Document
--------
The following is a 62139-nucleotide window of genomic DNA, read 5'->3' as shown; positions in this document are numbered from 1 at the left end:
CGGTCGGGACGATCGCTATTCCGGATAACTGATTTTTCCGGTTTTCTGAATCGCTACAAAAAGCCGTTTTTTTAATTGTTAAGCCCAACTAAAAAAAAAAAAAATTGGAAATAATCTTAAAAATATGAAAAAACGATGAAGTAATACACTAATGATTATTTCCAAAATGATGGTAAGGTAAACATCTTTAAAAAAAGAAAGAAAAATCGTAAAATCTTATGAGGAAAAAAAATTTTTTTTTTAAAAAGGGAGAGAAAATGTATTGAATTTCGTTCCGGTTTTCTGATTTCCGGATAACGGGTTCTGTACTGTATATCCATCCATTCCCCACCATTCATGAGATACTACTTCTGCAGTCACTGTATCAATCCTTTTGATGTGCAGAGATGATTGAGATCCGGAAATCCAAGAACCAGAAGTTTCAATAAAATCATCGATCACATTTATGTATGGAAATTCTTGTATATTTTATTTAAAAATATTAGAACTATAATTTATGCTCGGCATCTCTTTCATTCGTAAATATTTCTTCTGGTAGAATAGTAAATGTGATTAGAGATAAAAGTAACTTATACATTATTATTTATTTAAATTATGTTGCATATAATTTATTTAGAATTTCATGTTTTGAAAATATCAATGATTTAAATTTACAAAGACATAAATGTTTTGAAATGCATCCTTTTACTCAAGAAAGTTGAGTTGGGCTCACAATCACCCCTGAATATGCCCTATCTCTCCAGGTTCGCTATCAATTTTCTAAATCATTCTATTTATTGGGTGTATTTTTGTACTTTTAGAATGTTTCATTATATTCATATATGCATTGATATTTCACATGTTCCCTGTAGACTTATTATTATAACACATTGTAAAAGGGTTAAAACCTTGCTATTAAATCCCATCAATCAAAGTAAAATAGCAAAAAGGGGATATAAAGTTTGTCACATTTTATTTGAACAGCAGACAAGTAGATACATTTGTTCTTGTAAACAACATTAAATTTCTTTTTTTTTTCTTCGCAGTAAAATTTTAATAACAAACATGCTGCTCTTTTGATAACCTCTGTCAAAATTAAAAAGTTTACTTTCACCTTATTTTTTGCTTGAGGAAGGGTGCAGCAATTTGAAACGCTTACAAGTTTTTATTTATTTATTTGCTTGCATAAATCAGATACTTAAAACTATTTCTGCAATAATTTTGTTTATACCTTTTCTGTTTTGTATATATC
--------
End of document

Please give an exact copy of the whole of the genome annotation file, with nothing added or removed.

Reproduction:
The following is a 62139-nucleotide window of genomic DNA, read 5'->3' as shown; positions in this document are numbered from 1 at the left end:
CGGTCGGGACGATCGCTATTCCGGATAACTGATTTTTCCGGTTTTCTGAATCGCTACAAAAAGCCGTTTTTTTAATTGTTAAGCCCAACTAAAAAAAAAAAAAATTGGAAATAATCTTAAAAATATGAAAAAACGATGAAGTAATACACTAATGATTATTTCCAAAATGATGGTAAGGTAAACATCTTTAAAAAAAGAAAGAAAAATCGTAAAATCTTATGAGGAAAAAAAATTTTTTTTTTAAAAAGGGAGAGAAAATGTATTGAATTTCGTTCCGGTTTTCTGATTTCCGGATAACGGGTTCTGTACTGTATATCCATCCATTCCCCACCATTCATGAGATACTACTTCTGCAGTCACTGTATCAATCCTTTTGATGTGCAGAGATGATTGAGATCCGGAAATCCAAGAACCAGAAGTTTCAATAAAATCATCGATCACATTTATGTATGGAAATTCTTGTATATTTTATTTAAAAATATTAGAACTATAATTTATGCTCGGCATCTCTTTCATTCGTAAATATTTCTTCTGGTAGAATAGTAAATGTGATTAGAGATAAAAGTAACTTATACATTATTATTTATTTAAATTATGTTGCATATAATTTATTTAGAATTTCATGTTTTGAAAATATCAATGATTTAAATTTACAAAGACATAAATGTTTTGAAATGCATCCTTTTACTCAAGAAAGTTGAGTTGGGCTCACAATCACCCCTGAATATGCCCTATCTCTCCAGGTTCGCTATCAATTTTCTAAATCATTCTATTTATTGGGTGTATTTTTGTACTTTTAGAATGTTTCATTATATTCATATATGCATTGATATTTCACATGTTCCCTGTAGACTTATTATTATAACACATTGTAAAAGGGTTAAAACCTTGCTATTAAATCCCATCAATCAAAGTAAAATAGCAAAAAGGGGATATAAAGTTTGTCACATTTTATTTGAACAGCAGACAAGTAGATACATTTGTTCTTGTAAACAACATTAAATTTCTTTTTTTTTTCTTCGCAGTAAAATTTTAATAACAAACATGCTGCTCTTTTGATAACCTCTGTCAAAATTAAAAAGTTTACTTTCACCTTATTTTTTGCTTGAGGAAGGGTGCAGCAATTTGAAACGCTTACAAGTTTTTATTTATTTATTTGCTTGCATAAATCAGATACTTAAAACTATTTCTGCAATAATTTTGTTTATACCTTTTCTGTTTTGTATATATC